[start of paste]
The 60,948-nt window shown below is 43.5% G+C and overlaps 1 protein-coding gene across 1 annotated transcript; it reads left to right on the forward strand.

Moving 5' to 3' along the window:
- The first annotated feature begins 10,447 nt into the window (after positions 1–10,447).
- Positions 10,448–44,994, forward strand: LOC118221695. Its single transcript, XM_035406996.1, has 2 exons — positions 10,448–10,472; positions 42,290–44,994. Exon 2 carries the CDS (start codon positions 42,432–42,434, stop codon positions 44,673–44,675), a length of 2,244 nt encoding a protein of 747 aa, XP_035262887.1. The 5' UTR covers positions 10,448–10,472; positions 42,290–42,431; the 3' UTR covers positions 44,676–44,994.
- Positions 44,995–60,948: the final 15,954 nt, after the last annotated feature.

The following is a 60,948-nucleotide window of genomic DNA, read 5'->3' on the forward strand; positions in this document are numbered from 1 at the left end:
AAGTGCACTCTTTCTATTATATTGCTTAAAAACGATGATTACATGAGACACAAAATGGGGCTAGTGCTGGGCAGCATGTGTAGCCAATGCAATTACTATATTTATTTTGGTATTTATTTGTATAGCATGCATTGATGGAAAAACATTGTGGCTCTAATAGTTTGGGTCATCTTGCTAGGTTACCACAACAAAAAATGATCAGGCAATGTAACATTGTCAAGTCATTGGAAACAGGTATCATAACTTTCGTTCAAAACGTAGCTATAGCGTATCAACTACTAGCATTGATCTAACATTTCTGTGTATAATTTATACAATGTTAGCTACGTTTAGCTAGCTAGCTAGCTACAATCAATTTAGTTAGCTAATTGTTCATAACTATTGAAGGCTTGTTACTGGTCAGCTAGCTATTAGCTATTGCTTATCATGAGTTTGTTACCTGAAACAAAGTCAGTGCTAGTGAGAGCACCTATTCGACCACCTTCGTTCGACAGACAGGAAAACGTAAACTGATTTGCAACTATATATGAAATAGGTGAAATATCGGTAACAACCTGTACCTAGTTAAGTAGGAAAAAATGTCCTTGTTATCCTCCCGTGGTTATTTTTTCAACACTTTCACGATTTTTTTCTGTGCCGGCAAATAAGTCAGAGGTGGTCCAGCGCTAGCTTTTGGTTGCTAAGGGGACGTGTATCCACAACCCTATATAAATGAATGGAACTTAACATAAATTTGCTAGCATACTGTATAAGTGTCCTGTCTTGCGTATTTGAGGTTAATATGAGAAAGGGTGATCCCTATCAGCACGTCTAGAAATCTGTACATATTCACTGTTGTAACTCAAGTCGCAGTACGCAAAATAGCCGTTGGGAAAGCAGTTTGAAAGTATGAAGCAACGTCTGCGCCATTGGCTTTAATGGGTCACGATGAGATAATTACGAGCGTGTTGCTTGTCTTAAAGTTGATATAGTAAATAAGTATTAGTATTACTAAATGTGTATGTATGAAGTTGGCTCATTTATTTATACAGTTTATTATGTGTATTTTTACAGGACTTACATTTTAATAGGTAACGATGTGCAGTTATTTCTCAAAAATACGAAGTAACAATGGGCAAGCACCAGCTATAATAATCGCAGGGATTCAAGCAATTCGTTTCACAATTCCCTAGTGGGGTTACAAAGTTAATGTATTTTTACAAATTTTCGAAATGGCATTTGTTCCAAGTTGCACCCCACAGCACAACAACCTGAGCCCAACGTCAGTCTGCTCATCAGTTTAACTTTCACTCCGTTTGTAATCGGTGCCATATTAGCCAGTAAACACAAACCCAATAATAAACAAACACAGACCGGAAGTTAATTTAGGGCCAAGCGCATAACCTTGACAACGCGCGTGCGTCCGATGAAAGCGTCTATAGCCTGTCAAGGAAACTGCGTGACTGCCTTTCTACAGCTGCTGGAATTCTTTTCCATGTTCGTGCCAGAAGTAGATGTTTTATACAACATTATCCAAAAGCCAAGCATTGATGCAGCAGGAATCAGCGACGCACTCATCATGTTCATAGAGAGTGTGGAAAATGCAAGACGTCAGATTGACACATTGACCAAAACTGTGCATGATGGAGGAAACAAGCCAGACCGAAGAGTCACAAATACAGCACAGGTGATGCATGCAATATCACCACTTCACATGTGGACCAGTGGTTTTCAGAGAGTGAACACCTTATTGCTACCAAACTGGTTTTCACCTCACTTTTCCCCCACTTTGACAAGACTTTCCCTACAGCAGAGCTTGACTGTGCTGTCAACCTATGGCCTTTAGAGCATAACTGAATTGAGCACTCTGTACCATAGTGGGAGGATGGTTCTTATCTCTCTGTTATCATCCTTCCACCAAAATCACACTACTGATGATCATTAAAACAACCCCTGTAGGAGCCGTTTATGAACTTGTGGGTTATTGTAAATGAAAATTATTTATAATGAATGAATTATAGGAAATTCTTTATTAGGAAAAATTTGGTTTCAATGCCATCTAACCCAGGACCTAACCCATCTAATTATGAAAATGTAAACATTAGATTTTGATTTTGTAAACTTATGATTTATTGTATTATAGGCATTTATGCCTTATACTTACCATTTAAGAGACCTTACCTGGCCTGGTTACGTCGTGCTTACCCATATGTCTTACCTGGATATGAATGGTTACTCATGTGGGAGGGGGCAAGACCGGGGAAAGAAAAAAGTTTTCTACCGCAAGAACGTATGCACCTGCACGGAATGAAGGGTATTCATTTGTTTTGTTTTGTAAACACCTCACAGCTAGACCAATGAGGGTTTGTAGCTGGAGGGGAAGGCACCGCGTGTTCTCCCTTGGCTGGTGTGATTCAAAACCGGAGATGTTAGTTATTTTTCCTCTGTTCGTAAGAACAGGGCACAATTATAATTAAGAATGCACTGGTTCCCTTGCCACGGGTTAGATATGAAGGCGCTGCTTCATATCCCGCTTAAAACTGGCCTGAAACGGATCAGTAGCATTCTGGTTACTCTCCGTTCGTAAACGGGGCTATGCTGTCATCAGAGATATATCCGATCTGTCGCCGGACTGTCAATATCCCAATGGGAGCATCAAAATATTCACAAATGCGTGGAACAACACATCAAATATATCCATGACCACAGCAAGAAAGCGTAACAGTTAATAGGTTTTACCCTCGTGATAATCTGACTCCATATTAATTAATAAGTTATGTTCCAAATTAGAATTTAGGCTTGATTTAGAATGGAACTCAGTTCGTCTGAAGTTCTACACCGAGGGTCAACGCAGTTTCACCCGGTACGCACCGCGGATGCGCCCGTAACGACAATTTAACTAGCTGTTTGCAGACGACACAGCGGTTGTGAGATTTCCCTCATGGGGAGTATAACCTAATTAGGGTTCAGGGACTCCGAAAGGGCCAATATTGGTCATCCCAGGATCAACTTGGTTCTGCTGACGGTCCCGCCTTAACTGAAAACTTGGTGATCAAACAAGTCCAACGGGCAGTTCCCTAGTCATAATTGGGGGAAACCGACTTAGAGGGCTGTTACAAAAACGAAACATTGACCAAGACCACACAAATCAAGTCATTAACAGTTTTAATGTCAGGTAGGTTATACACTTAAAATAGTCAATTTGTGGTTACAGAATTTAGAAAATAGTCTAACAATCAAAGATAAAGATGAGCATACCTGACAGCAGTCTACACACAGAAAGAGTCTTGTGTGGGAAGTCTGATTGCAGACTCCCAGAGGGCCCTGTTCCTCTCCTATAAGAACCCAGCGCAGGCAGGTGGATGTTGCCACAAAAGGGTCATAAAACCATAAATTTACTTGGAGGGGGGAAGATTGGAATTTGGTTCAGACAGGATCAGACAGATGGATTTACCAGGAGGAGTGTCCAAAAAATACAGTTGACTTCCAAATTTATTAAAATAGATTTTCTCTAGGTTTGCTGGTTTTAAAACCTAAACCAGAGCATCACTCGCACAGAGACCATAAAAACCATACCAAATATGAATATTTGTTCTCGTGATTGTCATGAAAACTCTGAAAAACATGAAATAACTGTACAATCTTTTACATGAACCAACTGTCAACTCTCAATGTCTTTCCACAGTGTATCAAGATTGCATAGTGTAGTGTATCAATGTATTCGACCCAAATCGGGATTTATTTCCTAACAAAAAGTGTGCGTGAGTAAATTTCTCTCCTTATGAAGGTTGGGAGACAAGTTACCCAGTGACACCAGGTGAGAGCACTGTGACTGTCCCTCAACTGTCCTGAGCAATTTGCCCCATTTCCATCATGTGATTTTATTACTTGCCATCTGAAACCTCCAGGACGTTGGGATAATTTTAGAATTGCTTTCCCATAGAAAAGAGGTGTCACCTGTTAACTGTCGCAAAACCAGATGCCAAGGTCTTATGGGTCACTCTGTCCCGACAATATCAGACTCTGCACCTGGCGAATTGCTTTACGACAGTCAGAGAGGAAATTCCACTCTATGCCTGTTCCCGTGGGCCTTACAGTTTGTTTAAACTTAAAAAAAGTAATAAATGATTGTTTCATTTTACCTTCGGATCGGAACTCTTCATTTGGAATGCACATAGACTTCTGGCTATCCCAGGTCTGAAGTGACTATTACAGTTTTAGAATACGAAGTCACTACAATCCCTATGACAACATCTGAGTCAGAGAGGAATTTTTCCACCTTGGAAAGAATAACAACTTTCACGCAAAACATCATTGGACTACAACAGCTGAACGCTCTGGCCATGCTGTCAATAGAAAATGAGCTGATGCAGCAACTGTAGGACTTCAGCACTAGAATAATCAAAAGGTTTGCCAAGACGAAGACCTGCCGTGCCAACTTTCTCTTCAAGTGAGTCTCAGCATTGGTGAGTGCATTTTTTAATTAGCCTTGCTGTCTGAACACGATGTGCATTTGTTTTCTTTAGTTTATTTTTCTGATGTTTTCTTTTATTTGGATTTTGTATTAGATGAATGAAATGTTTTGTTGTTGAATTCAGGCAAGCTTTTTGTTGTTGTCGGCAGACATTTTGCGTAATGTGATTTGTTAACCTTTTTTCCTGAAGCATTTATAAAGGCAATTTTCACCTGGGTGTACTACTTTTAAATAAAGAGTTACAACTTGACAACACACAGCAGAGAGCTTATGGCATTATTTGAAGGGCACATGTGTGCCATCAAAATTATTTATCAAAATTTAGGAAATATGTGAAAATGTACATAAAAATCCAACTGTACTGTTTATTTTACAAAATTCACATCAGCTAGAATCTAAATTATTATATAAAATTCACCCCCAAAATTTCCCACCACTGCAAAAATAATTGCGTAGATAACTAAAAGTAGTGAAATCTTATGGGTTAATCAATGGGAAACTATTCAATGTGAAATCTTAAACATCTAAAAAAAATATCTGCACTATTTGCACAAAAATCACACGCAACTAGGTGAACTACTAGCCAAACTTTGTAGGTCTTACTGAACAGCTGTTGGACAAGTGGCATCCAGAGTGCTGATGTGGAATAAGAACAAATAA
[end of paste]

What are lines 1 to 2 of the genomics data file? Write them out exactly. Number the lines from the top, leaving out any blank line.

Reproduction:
The 60,948-nt window shown below is 43.5% G+C and overlaps 1 protein-coding gene across 1 annotated transcript; it reads left to right on the forward strand.

Moving 5' to 3' along the window: